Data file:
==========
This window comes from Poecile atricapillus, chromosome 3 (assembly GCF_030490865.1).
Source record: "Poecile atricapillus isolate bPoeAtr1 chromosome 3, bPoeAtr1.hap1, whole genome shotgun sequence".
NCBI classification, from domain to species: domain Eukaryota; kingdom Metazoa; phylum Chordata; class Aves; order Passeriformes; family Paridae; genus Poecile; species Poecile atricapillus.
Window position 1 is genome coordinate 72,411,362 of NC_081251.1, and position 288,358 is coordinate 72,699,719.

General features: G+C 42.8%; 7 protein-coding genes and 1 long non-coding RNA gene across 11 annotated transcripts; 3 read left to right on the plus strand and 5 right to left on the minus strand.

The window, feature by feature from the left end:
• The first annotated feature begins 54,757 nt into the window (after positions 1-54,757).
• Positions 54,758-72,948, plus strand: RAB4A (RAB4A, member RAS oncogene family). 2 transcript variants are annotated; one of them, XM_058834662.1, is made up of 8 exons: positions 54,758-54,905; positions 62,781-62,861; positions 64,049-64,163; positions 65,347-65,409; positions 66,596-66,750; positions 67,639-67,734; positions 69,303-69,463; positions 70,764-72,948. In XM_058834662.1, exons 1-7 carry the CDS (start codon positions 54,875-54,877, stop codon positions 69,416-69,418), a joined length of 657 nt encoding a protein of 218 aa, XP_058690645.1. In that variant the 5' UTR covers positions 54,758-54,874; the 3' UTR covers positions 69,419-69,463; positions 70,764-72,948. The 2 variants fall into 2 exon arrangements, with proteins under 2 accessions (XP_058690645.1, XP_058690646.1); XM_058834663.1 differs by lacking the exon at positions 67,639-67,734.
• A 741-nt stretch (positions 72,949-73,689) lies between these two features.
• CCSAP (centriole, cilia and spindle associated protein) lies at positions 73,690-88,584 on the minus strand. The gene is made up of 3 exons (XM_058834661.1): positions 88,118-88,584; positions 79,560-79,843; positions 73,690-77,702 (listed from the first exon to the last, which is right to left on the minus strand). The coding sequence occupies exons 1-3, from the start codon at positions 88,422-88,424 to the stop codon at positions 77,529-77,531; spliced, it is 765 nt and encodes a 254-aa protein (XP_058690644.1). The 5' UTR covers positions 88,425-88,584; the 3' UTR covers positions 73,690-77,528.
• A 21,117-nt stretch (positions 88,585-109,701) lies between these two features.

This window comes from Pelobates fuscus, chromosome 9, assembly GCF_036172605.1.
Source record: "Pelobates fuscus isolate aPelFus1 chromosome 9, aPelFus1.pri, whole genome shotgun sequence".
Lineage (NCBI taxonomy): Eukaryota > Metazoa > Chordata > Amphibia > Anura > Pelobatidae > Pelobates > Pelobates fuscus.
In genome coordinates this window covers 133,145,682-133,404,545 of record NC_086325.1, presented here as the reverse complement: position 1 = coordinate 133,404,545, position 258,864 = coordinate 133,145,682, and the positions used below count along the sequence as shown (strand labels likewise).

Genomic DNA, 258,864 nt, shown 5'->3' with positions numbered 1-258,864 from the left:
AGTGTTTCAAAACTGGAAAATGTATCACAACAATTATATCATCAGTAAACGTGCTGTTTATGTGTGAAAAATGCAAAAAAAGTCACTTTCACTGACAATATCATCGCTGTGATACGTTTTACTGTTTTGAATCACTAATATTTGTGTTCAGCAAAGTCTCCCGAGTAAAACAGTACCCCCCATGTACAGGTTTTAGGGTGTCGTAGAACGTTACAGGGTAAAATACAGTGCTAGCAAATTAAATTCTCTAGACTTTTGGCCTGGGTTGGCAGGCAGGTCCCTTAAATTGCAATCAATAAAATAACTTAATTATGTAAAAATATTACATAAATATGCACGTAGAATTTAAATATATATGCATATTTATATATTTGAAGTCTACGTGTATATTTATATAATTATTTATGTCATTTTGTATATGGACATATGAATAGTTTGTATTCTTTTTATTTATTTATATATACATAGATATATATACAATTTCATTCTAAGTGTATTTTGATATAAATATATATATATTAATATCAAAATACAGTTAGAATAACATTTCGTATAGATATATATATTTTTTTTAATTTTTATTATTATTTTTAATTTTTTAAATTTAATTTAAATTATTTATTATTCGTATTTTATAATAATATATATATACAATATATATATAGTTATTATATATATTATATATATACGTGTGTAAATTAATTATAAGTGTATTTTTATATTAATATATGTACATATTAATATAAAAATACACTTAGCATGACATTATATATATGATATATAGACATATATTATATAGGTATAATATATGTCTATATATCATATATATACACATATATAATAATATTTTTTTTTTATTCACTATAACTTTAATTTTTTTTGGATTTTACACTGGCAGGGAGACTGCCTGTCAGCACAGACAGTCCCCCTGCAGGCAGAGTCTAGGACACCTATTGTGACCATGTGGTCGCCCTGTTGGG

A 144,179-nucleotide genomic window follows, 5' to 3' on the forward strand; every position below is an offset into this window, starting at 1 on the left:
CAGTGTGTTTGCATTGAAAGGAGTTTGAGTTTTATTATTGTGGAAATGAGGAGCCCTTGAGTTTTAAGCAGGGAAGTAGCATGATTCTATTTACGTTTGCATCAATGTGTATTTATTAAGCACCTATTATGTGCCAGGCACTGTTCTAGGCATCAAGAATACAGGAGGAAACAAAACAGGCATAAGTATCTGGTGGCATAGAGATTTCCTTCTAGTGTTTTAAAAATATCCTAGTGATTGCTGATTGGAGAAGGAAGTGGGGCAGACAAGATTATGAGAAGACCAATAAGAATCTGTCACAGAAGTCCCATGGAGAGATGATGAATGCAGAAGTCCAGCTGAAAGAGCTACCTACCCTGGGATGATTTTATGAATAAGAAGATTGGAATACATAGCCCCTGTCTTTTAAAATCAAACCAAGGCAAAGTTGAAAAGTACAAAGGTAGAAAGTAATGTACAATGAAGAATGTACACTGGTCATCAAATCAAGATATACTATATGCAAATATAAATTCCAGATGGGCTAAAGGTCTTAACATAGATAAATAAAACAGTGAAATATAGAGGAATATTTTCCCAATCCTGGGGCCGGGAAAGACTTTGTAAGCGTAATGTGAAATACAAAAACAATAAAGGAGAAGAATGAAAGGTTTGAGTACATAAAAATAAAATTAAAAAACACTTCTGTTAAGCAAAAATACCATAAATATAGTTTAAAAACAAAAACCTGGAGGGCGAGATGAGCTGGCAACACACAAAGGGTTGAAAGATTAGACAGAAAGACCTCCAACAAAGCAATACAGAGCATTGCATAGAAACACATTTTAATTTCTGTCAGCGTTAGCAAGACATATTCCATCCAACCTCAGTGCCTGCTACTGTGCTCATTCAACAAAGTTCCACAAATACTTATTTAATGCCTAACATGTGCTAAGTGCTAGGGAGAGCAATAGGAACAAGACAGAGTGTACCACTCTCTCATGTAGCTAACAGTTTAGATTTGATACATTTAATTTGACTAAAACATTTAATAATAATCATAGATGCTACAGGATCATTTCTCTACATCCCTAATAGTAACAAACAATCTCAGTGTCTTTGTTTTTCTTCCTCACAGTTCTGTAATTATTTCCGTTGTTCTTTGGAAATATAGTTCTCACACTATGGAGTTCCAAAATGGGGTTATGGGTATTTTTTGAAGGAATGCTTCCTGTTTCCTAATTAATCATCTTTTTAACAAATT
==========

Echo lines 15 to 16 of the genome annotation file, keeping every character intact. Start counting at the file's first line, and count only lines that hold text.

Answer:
In genome coordinates this window covers 133,145,682-133,404,545 of record NC_086325.1, presented here as the reverse complement: position 1 = coordinate 133,404,545, position 258,864 = coordinate 133,145,682, and the positions used below count along the sequence as shown (strand labels likewise).

Genomic DNA, 258,864 nt, shown 5'->3' with positions numbered 1-258,864 from the left: